By Kip Staton
It’s no secret that the United States have more hunters per capita than any other country in the world. As a nation, we just love to hunt. And if the lines of sub-$500 hunting rifles at sporting goods stores ready-to-go out of the box are any indication, we love a bargain as well. Truth be told, these inexpensive guns get the job done.
But not everybody is in it for the bottom dollar. Like fast motorcycles and muscle cars, we Americans enjoy the finer things in the shooting world too. And nearly nothing is finer than high-end European optics.
Contrasted to the near-freebies included with deer-season specials at big-box stores, companies like Leica Camera produce some of the finest optical instruments on the planet. And that’s the subject of today’s review: The Leica ER 5 rifle scope line.
Leica ER 5 Overview
Here’s the Leica ER 5 series in a nutshell: Stateside hunters can now enjoy the standards of European scopes, but with American features and pricing. Leica is already a known quantity as far as quality goes (it’s very, very high), and the US production arm of the German brand allows the company to avoid the high import costs normally associate with overseas glass.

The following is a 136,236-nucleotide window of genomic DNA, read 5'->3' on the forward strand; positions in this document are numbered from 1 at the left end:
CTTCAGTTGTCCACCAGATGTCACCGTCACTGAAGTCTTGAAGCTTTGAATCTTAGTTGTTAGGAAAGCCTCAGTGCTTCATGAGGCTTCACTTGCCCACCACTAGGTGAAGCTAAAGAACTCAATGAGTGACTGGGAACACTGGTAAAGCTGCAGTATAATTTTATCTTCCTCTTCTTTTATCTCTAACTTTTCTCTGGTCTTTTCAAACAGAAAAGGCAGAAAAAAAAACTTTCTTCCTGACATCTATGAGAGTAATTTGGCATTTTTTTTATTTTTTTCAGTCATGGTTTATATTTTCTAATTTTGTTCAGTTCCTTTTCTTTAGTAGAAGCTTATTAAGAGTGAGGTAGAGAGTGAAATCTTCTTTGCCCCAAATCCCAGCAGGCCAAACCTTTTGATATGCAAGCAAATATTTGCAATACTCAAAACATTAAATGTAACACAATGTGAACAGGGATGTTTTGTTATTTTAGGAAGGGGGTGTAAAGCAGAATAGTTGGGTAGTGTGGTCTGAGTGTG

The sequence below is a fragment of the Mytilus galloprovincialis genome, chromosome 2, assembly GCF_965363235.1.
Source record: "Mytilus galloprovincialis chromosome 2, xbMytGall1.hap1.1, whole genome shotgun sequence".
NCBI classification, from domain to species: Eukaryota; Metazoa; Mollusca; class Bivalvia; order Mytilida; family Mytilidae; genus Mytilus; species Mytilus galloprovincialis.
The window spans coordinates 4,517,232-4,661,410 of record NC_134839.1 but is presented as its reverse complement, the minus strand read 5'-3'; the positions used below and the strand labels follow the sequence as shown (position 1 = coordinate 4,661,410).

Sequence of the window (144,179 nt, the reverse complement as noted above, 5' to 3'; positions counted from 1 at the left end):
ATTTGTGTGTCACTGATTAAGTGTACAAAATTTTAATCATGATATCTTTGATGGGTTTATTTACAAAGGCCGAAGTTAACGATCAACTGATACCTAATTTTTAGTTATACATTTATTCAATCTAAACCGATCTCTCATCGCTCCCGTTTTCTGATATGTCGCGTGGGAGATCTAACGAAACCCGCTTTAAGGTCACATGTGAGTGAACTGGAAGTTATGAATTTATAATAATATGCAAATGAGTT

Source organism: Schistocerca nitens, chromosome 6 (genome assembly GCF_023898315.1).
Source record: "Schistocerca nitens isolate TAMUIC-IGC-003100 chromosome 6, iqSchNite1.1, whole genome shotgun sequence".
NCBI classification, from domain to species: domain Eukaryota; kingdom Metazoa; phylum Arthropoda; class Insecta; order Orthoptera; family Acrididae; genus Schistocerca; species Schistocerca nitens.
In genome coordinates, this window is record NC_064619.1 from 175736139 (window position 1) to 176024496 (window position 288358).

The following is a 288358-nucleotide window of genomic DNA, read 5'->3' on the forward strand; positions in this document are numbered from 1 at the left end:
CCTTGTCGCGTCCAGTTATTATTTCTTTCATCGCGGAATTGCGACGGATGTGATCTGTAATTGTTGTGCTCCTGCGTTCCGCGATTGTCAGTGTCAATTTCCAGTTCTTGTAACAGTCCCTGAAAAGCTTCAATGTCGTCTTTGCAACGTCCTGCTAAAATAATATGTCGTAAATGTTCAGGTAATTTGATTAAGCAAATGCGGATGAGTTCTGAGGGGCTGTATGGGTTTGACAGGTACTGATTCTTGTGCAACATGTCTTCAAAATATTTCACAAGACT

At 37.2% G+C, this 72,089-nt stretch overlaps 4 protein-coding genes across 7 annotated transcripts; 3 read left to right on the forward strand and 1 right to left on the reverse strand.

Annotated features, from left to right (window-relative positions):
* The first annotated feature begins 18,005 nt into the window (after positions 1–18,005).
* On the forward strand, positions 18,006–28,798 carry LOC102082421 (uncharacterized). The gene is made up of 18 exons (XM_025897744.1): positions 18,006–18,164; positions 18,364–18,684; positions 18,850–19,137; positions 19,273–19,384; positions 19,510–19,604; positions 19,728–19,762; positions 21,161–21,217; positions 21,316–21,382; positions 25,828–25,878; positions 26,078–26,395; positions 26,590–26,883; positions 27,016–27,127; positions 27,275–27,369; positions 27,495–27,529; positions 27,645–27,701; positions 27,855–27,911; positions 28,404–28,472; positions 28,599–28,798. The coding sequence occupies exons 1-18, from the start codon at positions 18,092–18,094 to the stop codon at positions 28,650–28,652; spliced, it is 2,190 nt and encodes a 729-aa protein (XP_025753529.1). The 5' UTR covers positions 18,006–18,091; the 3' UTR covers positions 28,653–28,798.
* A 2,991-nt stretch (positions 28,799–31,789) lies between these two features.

This translates to an attractively priced high-end scope line, especially when compared to other European manufacturers. Each one has a zoom ratio of 1:5 (thus the ER 5 moniker), which is a very versatile and useable range. Options available include:
It’s a bit odd that the common mid-range objective lens sizes (in the 42mm range) are missing, but I’m not sure that it’s a big deal. Mounting a 2.5-10×50 on my Ruger American Predator in 308 Winchester was easily accomplished with low rings. If I can have the same low mount that I use with my 42mm optics, but with a big 50mm objective lens… why not?
The ER 5 series is also available with many reticle options (all in the second focal plane), from the traditional German 4a to a modern BDC engineered for common magnum calibers. Chances are there’s an ER 5 scope and reticle combination for your unique hunting application.
Unboxing and Physical Description
Leica was kind enough to send two ER 5 riflescopes in to review: The 2.5-10×50 Standard Ballistic Reticle and 3-15×56 Duplex.
The majority of my use was with the 2.5-10×50, since it was best suited to my regular shooting habits. Like I mentioned before, it provided a lower mount that I prefer. It also offered an acceptable top end magnification for the ranges I shoot at (out to around 600 yards), and a better reticle.
Each Leica ER 5 includes the following:
- Lens cloth
- Product warranty registration card
- Stamped test certification, showing that the scope had been checked for quality at several stages in production.
- Warranty information (Lifetime Limited Warranty, with 3 Year Leica Passport Protection)
- Scope lens covers